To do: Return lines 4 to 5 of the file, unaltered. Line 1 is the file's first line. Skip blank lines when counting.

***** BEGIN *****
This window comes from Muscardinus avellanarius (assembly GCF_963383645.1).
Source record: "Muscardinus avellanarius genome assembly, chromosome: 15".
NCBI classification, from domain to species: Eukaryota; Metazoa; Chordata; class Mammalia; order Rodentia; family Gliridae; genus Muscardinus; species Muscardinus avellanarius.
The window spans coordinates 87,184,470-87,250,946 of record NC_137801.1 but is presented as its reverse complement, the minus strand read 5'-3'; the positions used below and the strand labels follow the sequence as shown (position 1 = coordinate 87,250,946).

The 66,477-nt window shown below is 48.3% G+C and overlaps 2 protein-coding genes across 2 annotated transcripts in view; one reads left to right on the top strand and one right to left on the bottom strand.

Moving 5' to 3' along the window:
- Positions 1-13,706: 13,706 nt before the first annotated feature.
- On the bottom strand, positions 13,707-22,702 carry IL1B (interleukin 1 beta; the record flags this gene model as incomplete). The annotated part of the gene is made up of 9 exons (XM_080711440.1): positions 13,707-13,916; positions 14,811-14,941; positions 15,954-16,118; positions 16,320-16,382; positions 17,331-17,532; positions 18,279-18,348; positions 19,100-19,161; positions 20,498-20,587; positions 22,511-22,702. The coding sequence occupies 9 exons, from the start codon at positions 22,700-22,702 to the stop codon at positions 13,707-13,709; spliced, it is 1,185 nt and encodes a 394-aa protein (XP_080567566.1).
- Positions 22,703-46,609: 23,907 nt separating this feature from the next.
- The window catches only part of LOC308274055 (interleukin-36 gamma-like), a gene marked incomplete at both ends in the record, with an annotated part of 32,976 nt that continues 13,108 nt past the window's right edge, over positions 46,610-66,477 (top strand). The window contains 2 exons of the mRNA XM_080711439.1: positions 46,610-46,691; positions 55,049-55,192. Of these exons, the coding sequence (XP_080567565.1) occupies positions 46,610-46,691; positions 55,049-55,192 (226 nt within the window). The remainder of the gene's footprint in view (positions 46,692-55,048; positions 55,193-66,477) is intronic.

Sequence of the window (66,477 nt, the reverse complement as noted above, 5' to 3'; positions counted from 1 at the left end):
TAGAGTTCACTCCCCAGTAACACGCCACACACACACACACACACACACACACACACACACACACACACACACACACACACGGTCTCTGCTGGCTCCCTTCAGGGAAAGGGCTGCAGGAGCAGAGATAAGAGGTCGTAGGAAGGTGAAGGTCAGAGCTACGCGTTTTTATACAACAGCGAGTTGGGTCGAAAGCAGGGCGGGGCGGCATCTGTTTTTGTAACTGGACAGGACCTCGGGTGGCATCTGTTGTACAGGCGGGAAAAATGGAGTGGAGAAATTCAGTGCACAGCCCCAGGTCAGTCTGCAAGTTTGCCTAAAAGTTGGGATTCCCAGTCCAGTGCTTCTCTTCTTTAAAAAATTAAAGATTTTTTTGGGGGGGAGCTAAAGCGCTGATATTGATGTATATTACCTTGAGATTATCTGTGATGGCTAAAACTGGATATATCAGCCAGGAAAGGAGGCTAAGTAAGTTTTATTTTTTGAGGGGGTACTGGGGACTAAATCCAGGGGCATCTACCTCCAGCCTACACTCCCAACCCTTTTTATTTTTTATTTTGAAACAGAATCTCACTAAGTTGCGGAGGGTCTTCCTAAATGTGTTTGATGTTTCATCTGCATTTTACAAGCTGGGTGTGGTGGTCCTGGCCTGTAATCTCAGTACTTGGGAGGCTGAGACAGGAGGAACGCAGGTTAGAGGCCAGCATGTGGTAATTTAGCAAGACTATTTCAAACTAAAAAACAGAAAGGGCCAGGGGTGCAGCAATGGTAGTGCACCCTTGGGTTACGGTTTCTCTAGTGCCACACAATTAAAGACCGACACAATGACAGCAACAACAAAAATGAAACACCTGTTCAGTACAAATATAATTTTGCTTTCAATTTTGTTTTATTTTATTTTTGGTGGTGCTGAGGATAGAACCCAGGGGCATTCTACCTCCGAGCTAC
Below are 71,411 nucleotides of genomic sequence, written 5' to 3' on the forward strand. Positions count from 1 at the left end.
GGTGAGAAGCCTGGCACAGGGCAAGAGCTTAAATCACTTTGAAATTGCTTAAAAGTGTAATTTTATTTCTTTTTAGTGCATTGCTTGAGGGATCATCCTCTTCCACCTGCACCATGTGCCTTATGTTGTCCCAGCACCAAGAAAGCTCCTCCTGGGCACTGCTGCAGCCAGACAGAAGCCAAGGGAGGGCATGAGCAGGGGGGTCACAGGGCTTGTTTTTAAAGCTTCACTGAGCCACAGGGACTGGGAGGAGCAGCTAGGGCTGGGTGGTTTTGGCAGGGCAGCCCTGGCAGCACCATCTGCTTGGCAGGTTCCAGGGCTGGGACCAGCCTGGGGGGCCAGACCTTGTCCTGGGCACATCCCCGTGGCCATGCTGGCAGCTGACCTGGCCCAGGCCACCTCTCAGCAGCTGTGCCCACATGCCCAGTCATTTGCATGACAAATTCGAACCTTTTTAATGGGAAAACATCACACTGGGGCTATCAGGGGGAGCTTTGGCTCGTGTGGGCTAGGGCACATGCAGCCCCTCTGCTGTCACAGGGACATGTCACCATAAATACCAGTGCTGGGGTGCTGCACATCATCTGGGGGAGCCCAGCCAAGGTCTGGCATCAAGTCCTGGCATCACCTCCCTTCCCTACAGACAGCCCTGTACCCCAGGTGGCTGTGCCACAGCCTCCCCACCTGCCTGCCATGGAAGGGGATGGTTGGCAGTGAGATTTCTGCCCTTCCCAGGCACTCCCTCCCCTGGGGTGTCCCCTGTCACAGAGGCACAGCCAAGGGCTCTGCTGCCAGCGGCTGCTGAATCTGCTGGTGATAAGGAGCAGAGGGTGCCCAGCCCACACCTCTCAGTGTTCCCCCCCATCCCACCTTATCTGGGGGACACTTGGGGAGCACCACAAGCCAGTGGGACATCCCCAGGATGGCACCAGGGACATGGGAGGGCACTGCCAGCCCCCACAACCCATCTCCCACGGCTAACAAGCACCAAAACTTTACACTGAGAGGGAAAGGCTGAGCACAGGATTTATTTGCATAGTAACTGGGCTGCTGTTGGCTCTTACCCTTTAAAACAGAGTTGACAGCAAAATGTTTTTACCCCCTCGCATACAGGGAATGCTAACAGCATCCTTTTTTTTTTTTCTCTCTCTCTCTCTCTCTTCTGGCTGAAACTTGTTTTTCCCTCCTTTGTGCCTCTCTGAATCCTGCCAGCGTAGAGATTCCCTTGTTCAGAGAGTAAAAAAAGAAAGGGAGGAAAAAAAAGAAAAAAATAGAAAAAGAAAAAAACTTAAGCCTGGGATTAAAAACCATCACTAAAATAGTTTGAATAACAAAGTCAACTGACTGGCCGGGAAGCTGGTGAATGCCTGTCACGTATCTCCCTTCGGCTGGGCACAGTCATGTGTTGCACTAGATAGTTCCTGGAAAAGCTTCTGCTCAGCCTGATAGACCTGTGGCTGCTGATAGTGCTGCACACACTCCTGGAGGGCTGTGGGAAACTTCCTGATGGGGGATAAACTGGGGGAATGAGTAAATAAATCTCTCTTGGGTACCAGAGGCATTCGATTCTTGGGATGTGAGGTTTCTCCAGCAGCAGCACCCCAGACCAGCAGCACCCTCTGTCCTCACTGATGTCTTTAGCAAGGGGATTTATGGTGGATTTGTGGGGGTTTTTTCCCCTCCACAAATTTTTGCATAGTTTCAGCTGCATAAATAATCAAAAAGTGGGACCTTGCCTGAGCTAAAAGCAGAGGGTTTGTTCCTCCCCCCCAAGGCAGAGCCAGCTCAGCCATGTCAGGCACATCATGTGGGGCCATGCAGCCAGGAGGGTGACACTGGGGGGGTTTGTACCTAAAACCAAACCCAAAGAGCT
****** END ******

The window spans coordinates 87,184,470-87,250,946 of record NC_137801.1 but is presented as its reverse complement, the minus strand read 5'-3'; the positions used below and the strand labels follow the sequence as shown (position 1 = coordinate 87,250,946).

The 66,477-nt window shown below is 48.3% G+C and overlaps 2 protein-coding genes across 2 annotated transcripts in view; one reads left to right on the top strand and one right to left on the bottom strand.